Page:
It’s sad really, that for whatever reason, the educational establishment sees fit to de-fund programs like this. My old high school still continues to offer wood shop, but is in the minority. Any more, one is hard pressed to find a high school with any shop class, let alone a quality wood shop like Ponderosa’s. kudos to the county for continuing to provide an avenue for kids to learn this trade.

In any event, It was a real pleasure, as it always is, to hear a voice from the past that reminds me why I chose to make my (meager) living working wood.

Thank you, Mr. Rauh, for sharing your love of woodworking and passing it on to us. Always remember, there ARE guys like me in your classes who ARE listening, and who ARE paying attention. There are knuckle heads in your classes, who just need that ONE teacher to actually give a shit. To be the teacher who looks for untapped talent, rather than be the teacher who is only punching a clock, or enduring yet another day teaching. Thank you.

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I Think We Have A Winner!!! -or- Yet Another Workbench Post!!!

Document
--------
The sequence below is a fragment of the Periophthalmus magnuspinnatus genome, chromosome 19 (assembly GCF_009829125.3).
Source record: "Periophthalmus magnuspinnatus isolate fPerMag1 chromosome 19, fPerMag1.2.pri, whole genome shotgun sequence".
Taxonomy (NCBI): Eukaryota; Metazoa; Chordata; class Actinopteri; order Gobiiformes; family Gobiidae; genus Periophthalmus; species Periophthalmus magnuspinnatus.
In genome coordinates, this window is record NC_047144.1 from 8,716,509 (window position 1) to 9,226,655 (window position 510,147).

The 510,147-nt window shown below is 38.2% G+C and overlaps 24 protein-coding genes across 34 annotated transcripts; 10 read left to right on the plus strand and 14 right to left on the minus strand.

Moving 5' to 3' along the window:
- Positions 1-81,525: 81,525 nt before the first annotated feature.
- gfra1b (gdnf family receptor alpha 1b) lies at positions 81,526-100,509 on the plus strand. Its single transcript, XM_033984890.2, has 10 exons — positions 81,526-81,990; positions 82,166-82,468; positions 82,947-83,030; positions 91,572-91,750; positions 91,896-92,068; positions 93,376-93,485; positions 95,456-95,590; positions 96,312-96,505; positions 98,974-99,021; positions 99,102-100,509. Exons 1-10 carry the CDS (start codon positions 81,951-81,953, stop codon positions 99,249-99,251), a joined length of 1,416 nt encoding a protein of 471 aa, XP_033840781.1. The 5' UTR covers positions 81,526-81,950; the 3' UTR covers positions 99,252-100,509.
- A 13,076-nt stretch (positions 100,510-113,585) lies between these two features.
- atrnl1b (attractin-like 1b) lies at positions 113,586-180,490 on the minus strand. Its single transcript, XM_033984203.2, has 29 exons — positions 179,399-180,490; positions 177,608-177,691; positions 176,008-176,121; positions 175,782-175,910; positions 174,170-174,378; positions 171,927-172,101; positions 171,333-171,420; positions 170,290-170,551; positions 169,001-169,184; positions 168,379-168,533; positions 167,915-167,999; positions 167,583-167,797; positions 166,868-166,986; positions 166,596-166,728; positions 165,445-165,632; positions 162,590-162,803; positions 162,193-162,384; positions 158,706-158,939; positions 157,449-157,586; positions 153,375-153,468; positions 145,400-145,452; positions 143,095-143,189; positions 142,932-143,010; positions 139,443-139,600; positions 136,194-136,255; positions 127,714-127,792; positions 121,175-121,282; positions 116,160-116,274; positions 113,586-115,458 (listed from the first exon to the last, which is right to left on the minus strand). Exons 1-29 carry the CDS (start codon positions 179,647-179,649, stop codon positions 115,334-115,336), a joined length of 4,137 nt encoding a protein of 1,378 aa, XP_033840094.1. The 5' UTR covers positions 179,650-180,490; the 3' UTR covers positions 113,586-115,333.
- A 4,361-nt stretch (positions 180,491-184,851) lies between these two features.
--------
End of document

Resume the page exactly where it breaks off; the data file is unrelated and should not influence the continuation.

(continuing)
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Wandering around Google images last night, (get your minds out of the gutter people. The only porn I was looking at, was workbench porn…sheesh) I ran across this picture of a bench. Doing some research, I discovered that this is a LaChappelle bench made in Switzerland. I was smitten.

This is as close to the design of the bench I made , lo those many years ago. It has all the right characteristics that I am looking to build into this next bench, and is nearly identical to what I am used to using.

As of late, I have been fixated on Frank Klausz’s cabinetmakers work bench. The design is perfect for hand tool work, but more complicated than I had originally considered building. Because I rediscovered Jim Tolpin’s “Wrokbench Book” which has dimensions and drawings to work from, I was leaning to building the Klausz bench.

I did have some misgivings about building a bench with the traditional “dog leg” shoulder vise though. Mostly because I am planning to build it out of Douglas Fir or Southern Yellow Pine, which may not lend themselves to the vises that Mr. Klausz calls for in his design. The vise’s “arm” looks to me to be something of a weak link, and prone to failure unless built of much harder,more durable wood. Add to that the traditional “End Vise” on Mr. Klausz’s bench, and the challenge of building a bench built for the ages increases exponentially. Building a bench with these vises, requires that the builder really get it “right”. Zero room for error.
I DO love the design though. If you watch the video I posted last night of Mr. Klausz cutting dovetails using his bench, you can quickly see why he is so militant about this particular design. It is truly a thing of beauty.